Meghan Markle, Prince Harry royal wedding: Frenzy around the upcoming nuptials is not surprising — here's why

Frenzy around the Harry-Meghan wedding is not surprising. Its buzz across the globe is actually evidence of just how much this British Royal family has impacted the impressions of the UK and it’s ‘empire’.

Archita Kashyap May 18, 2018 18:48:49 IST
Meghan Markle, Prince Harry royal wedding: Frenzy around the upcoming nuptials is not surprising — here's why

I remember a frigid wintry day in London in 2012, when a bunch of us from SOAS walked over to the bank of the Thames to witness a mighty spectacle: an armada to mark the Diamond jubilee of Queen Elizabeth’s reign.

All sorts of naval boats, and military equipment were part of a massive entourage on the river, bedecked in signature royal colors of gold and red. Queen Elizabeth, accompanied by an expressionless Prince Phillip, was standing on the biggest boat waving to the crowds by the river bank. The ageing queen wore an elegant, over-sized hat and a simple beige dress. Flanking her on the side, her husband Prince Phillip wore his regal uniform. Standing alongside them were Prince William, Kate Middleton and other royals. The queen waved, smiled and continued to wave throughout as the armada made its way down the Thames slowly.

My friend Bilal Gilani, while wiping the dew off his spectacles remarked, “Aren’t they cold?”. Sure enough, the next day, the Prince Regent couldn’t make it to the prayers at St Pauls’ Cathedral. He had, indeed, caught a cold and had to get treated.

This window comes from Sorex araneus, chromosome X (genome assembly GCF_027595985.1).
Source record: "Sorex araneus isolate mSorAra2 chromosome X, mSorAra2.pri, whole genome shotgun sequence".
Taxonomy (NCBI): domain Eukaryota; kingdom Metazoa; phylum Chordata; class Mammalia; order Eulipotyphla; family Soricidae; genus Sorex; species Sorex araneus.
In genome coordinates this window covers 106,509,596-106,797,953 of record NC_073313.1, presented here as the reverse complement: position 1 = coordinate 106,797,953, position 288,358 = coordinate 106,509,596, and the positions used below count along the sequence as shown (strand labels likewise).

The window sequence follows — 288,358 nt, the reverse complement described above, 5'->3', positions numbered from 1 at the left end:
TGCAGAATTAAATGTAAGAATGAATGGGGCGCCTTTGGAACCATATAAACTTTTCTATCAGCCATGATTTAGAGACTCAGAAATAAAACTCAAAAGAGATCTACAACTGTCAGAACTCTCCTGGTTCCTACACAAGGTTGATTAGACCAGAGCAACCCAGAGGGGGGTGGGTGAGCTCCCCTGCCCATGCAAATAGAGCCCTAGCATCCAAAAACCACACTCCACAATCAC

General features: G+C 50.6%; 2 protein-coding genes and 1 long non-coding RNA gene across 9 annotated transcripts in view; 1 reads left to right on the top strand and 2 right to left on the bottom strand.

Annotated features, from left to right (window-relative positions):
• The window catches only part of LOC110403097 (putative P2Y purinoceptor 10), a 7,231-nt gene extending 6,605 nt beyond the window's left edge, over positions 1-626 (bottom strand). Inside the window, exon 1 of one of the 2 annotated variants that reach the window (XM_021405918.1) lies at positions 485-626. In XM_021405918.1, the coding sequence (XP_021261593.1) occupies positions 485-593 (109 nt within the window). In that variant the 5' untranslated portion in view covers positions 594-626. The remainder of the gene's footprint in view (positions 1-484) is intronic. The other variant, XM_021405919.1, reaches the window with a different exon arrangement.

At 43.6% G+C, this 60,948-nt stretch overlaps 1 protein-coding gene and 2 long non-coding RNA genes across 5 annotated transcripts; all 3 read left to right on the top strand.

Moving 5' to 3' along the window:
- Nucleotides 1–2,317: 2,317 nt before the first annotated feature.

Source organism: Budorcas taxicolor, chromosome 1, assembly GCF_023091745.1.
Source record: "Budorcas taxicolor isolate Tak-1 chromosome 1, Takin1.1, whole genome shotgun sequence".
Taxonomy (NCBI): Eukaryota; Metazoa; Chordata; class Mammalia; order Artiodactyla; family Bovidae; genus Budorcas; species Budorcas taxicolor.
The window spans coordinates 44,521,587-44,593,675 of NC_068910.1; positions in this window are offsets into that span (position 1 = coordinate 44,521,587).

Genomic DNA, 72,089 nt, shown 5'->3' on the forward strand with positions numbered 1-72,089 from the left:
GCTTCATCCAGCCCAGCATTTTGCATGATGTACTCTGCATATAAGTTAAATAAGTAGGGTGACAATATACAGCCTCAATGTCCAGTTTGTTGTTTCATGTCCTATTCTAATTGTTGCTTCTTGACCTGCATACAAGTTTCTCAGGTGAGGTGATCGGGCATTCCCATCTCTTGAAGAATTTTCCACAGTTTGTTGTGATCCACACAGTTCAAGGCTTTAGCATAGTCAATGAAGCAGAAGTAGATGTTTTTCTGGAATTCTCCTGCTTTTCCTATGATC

While watching the epic hit The Crown on Netflix, a dialogue of the Queen Mother resonated with this memory; “We are marionettes.” Nothing could have been more accurate than this description for the Royal House of Windsor.

Meghan Markle Prince Harry royal wedding Frenzy around the upcoming nuptials is not surprising  heres why

Britain's Prince Harry (R) and his fiancee US actress Meghan Markle attend a Commonwealth Day Service at Westminster Abbey in central London, on 12 March, 2018. File image: AFP/ Daniel Leal-Olivas

Now that a divorced, mixed race Meghan Markle is set to become a part of this royal family, hysteria and fanfare have set in again. Markle is 36 years old and a minor star on TV. Her best-known performance is in Suits, a long running TV show. With a decent education and enthusiasm to diversify, Markle, who has done charitable work for World Vision and in Rwanda, comes across as smarter than the stereotype of a Hollywood leading lady. For some time she ran a health, fashion and beauty website with a progressive bent.

At the same time, the amount of newsprint and online media hype that she has earned ever since her engagement to Prince Harry has been announced, is nothing short of bizarre.

Markle’s wedding to Harry has been marked by the titillating promise of scandal as her family feuds in public and continues to make things awkward for her. Her father Thomas Markle is reported to have charged to pose for paparazzi pictures and then, announced a hasty withdrawal from attending the wedding. Her mother, Doria Ragland, is reportedly furious with her ex husband and Markle’s half siblings who have been hogging sensational headlines with nasty remarks and letters. A section of British press also reports that HRH Queen Elizabeth is very angry with the Markle family.

Even if one were to ignore the sensational inflow of two-penny family drama emerging from the Markle clan, headlines in respectable British and American press have continued to amuse with their reportage of preparations for this royal wedding. Everything from her wedding diet, to the hotel where she plans to spend the night before the nuptials, to her comment to friends, saying, “ I can’t wait to be a mother,” have been regular fodder for readers across the world.